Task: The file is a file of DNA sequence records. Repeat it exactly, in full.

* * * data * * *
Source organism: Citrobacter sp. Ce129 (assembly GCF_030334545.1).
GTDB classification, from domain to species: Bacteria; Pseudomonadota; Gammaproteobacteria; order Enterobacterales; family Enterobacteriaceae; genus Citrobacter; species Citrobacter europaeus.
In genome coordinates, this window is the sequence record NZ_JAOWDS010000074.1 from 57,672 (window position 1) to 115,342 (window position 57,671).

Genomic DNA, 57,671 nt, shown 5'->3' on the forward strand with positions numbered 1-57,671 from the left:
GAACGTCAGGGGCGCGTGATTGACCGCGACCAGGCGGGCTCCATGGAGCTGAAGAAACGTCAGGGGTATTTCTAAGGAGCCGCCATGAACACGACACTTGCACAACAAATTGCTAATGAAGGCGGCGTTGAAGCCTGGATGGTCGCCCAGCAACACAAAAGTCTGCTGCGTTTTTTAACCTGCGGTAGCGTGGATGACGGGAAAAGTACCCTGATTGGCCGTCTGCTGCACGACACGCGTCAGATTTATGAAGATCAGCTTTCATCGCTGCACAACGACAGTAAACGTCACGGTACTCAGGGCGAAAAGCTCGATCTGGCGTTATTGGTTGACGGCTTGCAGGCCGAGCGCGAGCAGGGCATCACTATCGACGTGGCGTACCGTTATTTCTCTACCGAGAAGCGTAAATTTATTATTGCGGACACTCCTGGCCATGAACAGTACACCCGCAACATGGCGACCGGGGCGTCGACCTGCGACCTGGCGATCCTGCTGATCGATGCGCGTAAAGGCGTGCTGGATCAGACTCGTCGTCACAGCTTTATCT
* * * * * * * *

Source organism: Citrobacter sp. Ce129 (assembly GCF_030334545.1).
GTDB classification, from domain to species: Bacteria; Pseudomonadota; Gammaproteobacteria; order Enterobacterales; family Enterobacteriaceae; genus Citrobacter; species Citrobacter europaeus.
In genome coordinates, this window is the sequence record NZ_JAOWDS010000074.1 from 57,672 (window position 1) to 115,342 (window position 57,671).

Genomic DNA, 57,671 nt, shown 5'->3' on the forward strand with positions numbered 1-57,671 from the left:
GAACGTCAGGGGCGCGTGATTGACCGCGACCAGGCGGGCTCCATGGAGCTGAAGAAACGTCAGGGGTATTTCTAAGGAGCCGCCATGAACACGACACTTGCACAACAAATTGCTAATGAAGGCGGCGTTGAAGCCTGGATGGTCGCCCAGCAACACAAAAGTCTGCTGCGTTTTTTAACCTGCGGTAGCGTGGATGACGGGAAAAGTACCCTGATTGGCCGTCTGCTGCACGACACGCGTCAGATTTATGAAGATCAGCTTTCATCGCTGCACAACGACAGTAAACGTCACGGTACTCAGGGCGAAAAGCTCGATCTGGCGTTATTGGTTGACGGCTTGCAGGCCGAGCGCGAGCAGGGCATCACTATCGACGTGGCGTACCGTTATTTCTCTACCGAGAAGCGTAAATTTATTATTGCGGACACTCCTGGCCATGAACAGTACACCCGCAACATGGCGACCGGGGCGTCGACCTGCGACCTGGCGATCCTGCTGATCGATGCGCGTAAAGGCGTGCTGGATCAGACTCGTCGTCACAGCTTTATCT